Trolls and New Orleans

Once upon a time, there was a species of creatures called trolls. They no longer limited themselves to bridges, but they now roamed a highway that was much larger: the Information Highway (more commonly known as the Internet). While they no longer made ridiculous demands to pass, they still maintained their destructive habit of mocking people, but in a more cowardly way. Instead of at least screaming insults through the slates of wooden bridges, where their faces were hidden but the voice was recognizable, they did it anonymously through the computer, where nothing was traceable. These trolls also did not target wandering travelers, but authors who shared their books to the world.

Once upon another time (a similar time, but not the same moment), there was a girl wandering the streets of New Orleans with her husband. The day was scorching hot. It was the kind of day that the girl heard described as “soup” from a man who frequented her bus route.

They were not in the best area of town. It was the kind of place that made the girl shrink from the shadows, even though she yearned for them because she burned faster than the cookies she always attempted (and failed) to make. Yet again, the girl shrank from the shadows on her bedroom wall at night. They were usually made from an abandoned stuffed animal from her childhood.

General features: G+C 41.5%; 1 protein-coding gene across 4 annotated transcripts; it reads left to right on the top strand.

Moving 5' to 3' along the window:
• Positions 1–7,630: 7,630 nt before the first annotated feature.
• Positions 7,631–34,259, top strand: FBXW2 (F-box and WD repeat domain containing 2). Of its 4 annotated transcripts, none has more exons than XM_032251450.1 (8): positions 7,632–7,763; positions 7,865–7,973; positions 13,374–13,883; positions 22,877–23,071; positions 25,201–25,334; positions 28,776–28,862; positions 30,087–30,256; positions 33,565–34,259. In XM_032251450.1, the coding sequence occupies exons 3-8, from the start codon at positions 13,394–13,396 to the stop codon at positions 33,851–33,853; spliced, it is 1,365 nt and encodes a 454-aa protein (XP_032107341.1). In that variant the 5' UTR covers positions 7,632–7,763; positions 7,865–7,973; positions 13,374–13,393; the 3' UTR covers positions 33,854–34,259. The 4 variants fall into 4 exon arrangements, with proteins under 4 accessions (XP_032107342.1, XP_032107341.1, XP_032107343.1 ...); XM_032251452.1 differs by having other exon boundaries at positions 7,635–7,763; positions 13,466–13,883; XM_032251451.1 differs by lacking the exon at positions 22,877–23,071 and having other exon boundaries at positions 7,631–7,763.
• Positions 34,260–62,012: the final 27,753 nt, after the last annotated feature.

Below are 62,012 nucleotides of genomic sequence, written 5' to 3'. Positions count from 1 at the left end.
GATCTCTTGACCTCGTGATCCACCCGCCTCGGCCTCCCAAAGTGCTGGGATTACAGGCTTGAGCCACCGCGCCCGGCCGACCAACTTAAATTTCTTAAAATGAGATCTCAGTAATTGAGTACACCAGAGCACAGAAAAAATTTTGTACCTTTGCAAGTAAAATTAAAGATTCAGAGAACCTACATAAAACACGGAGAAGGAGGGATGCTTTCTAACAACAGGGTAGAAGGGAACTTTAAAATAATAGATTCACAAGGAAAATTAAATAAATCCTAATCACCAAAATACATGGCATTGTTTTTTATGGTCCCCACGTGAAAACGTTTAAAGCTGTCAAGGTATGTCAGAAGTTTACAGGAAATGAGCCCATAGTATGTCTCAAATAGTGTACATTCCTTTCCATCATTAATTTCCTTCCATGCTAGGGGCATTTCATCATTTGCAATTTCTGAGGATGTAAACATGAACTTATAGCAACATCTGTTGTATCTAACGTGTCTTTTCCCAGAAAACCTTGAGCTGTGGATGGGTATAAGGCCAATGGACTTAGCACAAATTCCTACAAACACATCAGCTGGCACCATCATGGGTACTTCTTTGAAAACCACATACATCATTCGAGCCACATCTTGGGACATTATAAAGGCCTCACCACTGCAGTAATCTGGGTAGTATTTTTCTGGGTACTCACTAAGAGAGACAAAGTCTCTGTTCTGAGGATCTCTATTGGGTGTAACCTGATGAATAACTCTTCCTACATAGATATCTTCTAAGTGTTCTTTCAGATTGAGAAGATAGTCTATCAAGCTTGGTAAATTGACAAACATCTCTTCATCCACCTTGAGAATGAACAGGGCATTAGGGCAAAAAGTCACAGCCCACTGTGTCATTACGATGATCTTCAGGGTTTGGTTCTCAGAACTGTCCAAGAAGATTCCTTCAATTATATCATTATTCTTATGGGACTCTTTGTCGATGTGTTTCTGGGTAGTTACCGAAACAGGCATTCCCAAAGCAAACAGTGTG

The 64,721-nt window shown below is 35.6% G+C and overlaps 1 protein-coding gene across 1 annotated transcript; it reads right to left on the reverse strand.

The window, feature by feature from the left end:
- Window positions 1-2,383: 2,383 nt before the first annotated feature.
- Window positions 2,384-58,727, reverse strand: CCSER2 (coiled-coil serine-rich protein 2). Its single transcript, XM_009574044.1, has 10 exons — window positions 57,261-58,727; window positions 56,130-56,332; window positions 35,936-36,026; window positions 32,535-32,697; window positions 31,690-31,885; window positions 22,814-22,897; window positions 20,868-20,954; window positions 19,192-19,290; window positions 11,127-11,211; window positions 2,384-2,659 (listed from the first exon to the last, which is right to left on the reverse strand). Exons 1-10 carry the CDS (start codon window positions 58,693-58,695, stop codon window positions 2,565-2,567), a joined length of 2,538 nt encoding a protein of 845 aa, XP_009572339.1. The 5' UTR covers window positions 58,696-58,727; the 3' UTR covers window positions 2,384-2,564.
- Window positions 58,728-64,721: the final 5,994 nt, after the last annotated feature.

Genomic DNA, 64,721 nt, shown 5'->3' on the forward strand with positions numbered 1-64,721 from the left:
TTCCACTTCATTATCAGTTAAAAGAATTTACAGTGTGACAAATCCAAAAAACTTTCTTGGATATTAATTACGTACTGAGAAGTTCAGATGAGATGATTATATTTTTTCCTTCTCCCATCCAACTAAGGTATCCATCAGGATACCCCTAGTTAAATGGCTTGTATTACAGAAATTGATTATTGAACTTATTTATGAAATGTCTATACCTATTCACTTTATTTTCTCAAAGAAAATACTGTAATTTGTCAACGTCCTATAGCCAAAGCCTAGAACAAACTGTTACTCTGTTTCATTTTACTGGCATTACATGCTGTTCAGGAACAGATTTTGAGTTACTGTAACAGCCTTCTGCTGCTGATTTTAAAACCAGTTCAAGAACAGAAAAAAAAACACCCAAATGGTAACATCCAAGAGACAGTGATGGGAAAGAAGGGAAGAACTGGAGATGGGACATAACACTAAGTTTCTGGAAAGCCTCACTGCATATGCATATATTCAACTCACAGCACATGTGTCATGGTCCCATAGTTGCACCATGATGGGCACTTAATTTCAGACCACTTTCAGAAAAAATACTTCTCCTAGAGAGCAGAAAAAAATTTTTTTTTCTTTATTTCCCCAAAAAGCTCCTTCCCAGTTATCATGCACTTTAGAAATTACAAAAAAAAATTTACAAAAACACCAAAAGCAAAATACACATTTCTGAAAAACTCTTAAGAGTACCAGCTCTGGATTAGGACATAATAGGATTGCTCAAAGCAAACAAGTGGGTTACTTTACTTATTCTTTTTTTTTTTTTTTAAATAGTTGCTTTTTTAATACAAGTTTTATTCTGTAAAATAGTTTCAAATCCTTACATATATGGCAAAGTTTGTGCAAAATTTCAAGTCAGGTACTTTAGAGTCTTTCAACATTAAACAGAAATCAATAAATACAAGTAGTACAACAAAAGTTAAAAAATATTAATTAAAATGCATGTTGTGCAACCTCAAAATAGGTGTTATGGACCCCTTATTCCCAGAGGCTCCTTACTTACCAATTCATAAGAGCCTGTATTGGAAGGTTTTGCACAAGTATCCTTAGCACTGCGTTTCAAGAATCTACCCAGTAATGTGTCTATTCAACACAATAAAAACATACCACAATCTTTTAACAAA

Yet she continued, because they were going to see his house. She was his biggest fan, and she would risk discomfort to stand before it. They stopped in front of the decaying house–not the mansion she imagined it–and she stood in awe. She did not care that it clearly needed a lot of paint and work. It was his.

A man saw they were staring at the house and said, ” Are you looking at Tennessee Williams’ place?” Yes, yes she was. She quickly nodded her head. “I am the maintenance guy. I would be happy to show you the courtyard.” 

The girl hesitated. He looked kind of scruffy and he was a stranger. She glanced at his car. It had an honor roll bumper sticker on the fender. He seemed like a safe bet. She nodded.

She and her husband followed the man into the courtyard. It wasn’t anything special. The trees were pretty and the pool was inviting, but the bike in the courtyard looked a little bent and the stones would generously be described as dusty. 

“Just think. You can tell all your friends that you walked where Tennessee Williams walked.” The girl smiled. She no longer noticed his straggly hair or his ragged jeans. “Just think. You can tell all your friends that you walked where Tennessee Williams walked.” The girl smiled. She no longer noticed his straggly hair or his ragged jeans. He was a stranger whose kindness she depended on. He invited her into what she considered hallowed literary ground. He gave her a peek into the life of her favorite author. He was beautiful.

So you probably wonder how these two tales link. What do trolls have to do with New Orleans? You can let the fear of trolls stop you from writing. Your fear of a one-star review can prevent your hands from ever landing on your keyboard or picking up your pen. 

But that would be a shame.

Because that means, decades after your death, you will not have a young woman take a pilgrimage to your house because your words have changed her life. You will not create a connection between two strangers from completely different worlds because they both love your work. You will not give someone a chance to perform a random act of kindness. 

I don’t know about you, but I think it is worth risking a bit of anonymous nonsense for that.